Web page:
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granja elena


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i say especially for those who live here because this little place is not the easiest to get to.

(nor is it the easiest to get into...)

it's a bit out of the way in the zona franca, it's only open for breakfast and lunch,

and it's tiny and always full and you need reservations...

granja elena is not a destination restaurant at all, but the kind of place you wish was in your neighborhood.

at least-- i wish it was closer to mine...

the menu is in catalan, the prices are good, and the food is excellent.

that said, if you don't know castellano or catalan, i doubt anyone would be disappointed by just eating whatever they brought you.

which is usually the best way anyway.

a few years back the chef from bar pinotxo (albert asín) took me there for lunch because the chef was a friend of his. he said i wouldn't be disappointed.

it's been a little bar/cafe for over 30 years owned by abel and his wife olga.

with a great selection of cheeses and meats and a very good and well chosen wine list,

it always had loyal regulars.

but it has become a top quality restaurant, this probably has something to do with their son,

who is now the chef.

some of the appetizers include:

extra thick asparagus with warm truffle oil.

a whole raff tomato filled with cantabrican anchovies, sweet figueres onions and olive tapenade.

smoked pork belly, seared and served on a puree of potxa white beans with foie gras.

--this is probably the best pork belly i have ever had...and that includes 2 of my favorites (from cinc sentits and fagollaga.)

a revuelto de tripitas de bacalao which is a scramble of eggs, cod stomach and fresh chanterelle mushrooms.

arroz cremoso-- a creamy rice with fresh truffles and foie gras...which is rich and perfect, but not as heavy as it could potentially be.

the big white ganxet beans stewed with pig snout and ears.

(these dishes don't sound all that elegant in english...but this is real catalan cooking.)

for the mains:

a fantastic lechazo...suckling lamb, traditionally roasted with potatoes and a whole head of dry roasted garlic.

a roasted pigeon from bresse.

wild turbot with potatoes and arbequina olive oil.

ajoarriero which is a stew (from the navarra region) of salt cod and sweet red peppers, but here the dish also includes lobster.

and last week i had a plate of 6 fresh galician scallops grilled a la plancha with just a bit of parsley oil and the liquor...

as for prices,

the appetizers start at 5,90€ for a mixed salad with jamon and warm brie, to fresh beluga caviar ( 85€ ). (that won't be for long..!)

for the main courses, there is a mini-filet with mustard oil (5,90€) to the salt cod and lobster stew (45€).

normally there are only a couple of desserts...but they are good.

last time we had a molten bitter chocolate soufflé with vanilla bourbon ice cream,

and an amazing mousse of mel i mato-- fresh cheese and honey --with pistachio ice cream.

the ingredients are the best quality, and the region from where they came is always noted if they are not local.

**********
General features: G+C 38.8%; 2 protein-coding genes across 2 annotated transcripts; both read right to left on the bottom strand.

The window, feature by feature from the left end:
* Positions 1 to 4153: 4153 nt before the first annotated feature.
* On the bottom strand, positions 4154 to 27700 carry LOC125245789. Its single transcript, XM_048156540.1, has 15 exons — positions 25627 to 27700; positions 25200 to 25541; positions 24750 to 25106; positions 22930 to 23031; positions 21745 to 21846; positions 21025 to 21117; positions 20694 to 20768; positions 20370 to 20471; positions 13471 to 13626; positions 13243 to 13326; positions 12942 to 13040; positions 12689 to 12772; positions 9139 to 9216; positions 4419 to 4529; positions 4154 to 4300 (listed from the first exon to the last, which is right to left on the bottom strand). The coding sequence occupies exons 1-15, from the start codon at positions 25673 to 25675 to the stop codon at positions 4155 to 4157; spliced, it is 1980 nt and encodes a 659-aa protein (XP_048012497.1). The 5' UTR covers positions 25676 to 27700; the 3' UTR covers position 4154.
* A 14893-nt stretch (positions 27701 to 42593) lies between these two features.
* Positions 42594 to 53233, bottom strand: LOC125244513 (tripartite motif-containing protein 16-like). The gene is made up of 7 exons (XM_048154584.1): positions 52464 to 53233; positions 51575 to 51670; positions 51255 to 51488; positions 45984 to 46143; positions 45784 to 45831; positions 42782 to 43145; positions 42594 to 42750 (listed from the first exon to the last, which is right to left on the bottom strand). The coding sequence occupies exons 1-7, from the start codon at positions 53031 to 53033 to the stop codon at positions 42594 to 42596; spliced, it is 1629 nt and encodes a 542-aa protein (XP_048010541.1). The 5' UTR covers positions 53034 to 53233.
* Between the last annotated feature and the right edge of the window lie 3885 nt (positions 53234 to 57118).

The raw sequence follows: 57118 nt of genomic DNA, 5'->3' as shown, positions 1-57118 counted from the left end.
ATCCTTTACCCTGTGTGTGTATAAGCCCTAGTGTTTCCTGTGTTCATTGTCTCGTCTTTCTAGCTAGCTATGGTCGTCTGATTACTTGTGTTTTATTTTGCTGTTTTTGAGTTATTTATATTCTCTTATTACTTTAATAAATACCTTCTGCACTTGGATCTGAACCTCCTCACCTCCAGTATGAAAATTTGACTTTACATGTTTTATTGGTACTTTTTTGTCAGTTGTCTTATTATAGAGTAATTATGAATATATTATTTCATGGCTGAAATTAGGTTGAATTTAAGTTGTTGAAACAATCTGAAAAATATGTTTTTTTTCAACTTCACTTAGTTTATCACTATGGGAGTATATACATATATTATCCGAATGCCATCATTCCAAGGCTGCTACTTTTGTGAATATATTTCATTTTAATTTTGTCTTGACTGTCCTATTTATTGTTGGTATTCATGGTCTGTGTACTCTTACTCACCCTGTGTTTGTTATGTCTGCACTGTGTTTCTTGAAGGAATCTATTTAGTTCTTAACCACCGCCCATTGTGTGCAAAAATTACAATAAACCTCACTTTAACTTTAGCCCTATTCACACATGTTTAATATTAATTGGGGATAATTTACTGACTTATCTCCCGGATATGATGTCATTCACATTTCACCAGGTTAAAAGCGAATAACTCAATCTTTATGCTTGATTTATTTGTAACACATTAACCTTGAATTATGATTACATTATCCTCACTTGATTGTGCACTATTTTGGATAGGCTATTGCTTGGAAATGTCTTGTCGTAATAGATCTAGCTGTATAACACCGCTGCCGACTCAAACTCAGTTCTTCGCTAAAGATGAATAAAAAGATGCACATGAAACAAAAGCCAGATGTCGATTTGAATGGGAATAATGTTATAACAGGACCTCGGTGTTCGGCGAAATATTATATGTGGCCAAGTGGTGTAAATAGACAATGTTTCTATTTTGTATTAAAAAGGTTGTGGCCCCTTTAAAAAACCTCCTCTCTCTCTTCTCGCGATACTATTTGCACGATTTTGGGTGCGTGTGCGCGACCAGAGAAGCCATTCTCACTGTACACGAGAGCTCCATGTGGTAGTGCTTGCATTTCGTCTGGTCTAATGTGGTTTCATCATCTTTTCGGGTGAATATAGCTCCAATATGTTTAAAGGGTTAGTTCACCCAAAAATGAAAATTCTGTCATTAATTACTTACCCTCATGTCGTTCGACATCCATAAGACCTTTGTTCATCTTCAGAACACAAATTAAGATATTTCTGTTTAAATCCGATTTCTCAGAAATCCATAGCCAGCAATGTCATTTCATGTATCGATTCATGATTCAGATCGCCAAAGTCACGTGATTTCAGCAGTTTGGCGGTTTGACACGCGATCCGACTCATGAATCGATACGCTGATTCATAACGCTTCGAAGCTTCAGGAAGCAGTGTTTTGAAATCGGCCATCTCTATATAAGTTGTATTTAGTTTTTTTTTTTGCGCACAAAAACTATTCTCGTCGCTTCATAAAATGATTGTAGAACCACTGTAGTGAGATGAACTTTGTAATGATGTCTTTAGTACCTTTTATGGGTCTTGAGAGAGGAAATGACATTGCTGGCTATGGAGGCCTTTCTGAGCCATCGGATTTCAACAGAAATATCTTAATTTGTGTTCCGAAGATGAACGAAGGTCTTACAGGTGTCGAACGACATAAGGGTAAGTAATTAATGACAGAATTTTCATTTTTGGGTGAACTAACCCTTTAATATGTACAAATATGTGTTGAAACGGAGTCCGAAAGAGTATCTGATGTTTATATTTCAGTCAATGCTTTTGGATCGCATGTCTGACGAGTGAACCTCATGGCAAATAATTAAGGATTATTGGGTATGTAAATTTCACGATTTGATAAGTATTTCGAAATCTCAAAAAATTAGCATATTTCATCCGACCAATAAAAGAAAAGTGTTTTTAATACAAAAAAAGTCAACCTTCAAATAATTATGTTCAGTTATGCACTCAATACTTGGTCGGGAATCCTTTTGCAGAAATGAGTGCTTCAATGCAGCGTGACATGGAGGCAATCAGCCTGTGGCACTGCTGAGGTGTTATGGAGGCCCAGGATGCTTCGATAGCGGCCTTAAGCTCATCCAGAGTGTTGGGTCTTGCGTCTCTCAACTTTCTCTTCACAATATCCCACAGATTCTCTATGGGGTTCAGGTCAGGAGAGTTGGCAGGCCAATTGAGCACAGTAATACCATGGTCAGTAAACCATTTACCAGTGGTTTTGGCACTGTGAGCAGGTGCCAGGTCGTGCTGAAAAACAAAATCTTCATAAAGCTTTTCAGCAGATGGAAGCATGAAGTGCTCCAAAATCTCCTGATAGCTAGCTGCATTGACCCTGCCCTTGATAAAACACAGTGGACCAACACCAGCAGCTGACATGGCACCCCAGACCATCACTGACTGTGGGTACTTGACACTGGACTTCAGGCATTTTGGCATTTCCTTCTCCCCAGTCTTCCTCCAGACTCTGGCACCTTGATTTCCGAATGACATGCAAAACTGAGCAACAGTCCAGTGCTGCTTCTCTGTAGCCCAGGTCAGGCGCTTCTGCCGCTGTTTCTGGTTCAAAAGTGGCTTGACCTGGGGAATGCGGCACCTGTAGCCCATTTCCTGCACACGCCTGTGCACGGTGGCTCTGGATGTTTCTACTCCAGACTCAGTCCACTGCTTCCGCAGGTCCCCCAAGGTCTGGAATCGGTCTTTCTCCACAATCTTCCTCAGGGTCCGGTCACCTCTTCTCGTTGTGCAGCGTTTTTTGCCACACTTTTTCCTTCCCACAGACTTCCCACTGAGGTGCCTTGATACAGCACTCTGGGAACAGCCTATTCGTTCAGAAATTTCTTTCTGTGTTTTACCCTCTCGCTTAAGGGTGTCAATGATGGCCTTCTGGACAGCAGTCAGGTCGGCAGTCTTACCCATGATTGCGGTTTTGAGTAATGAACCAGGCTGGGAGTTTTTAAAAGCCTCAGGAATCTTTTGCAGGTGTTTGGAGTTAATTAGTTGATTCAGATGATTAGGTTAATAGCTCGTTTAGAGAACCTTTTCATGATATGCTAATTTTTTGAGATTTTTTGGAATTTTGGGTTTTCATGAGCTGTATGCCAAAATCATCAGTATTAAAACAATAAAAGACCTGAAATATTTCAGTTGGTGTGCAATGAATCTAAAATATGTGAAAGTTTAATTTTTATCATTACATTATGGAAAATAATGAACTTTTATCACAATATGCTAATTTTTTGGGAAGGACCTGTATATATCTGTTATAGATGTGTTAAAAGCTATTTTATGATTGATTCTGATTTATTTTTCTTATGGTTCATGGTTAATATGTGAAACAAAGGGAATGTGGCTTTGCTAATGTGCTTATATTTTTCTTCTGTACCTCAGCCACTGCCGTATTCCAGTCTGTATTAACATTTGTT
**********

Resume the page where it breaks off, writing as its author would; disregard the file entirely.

this is a very informal place that manages-- just like bar pinotxo-- to bring the highest quality cooking to a neighborhood restaurant.



granja elena

pº. zona franca, 228

93 332 02 41

oh, and the menu at cinc sentits changes this week...

i am going to miss the chupito of warm maple syrup, cream, cava sabayon and maldon salt--

but i am really looking forward to seeing what is coming up...

Edited by trsierra (log)
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oh, and the menu at cinc sentits changes this week...

i am going to miss the chupito of warm maple syrup, cream, cava sabayon and maldon salt--

but i am really looking forward to seeing what is coming up...

This is sort of their signature amuse, I'd be surprised if they did away with it.

We''ve opened Pazzta 920, a fresh pasta stall in the Boqueria Market. follow the thread here.

My blog, the Adventures of A Silly Disciple.

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Granja Elena sounds fantastic, Tanya. Thanks for the recommendation and the detailed write up! Oh, how I wish I was in Barcelona right now so that I could tuck into a plate of the pork belly, pig snout & ears, scrambled eggs with salt cod tripe, mel i mato mousse ... oh really, any of it! Delicioso!

Brett Emerson

My food blog: In Praise of Sardines

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  • 3 weeks later...

Feh. I went to Granja Elena today -- it looked like it was pretty full, which I took as a good sign. I asked if they had room for 1 person, which is rarely a problem, but the lady said, No, We Are Full. I said, I can wait, I don't mind -- but she said, you can't wait, there's no more room today. Please leave. And she gestured towards the door.

It was rather unpleasant, I have to say. I'll give it one more shot tomorrow, since I will go through a lot for good food, but if they're that rude again I'm afraid it just won't work out.

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hi jammin,

i did say it was tiny and always full and you NEED reservations.

if i don't call by 10 am, they tell me the same thing on the payphone in the middle of the rest.:

sorry, we're full....it's not going to happen...try again tomorrow.

i've never ever been treated rudely there-- but brusque, sure...

it's not exactly a rarity here...but it isn't either in new york for that matter.

call in the morning...it is worth it.



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  • 1 month later...

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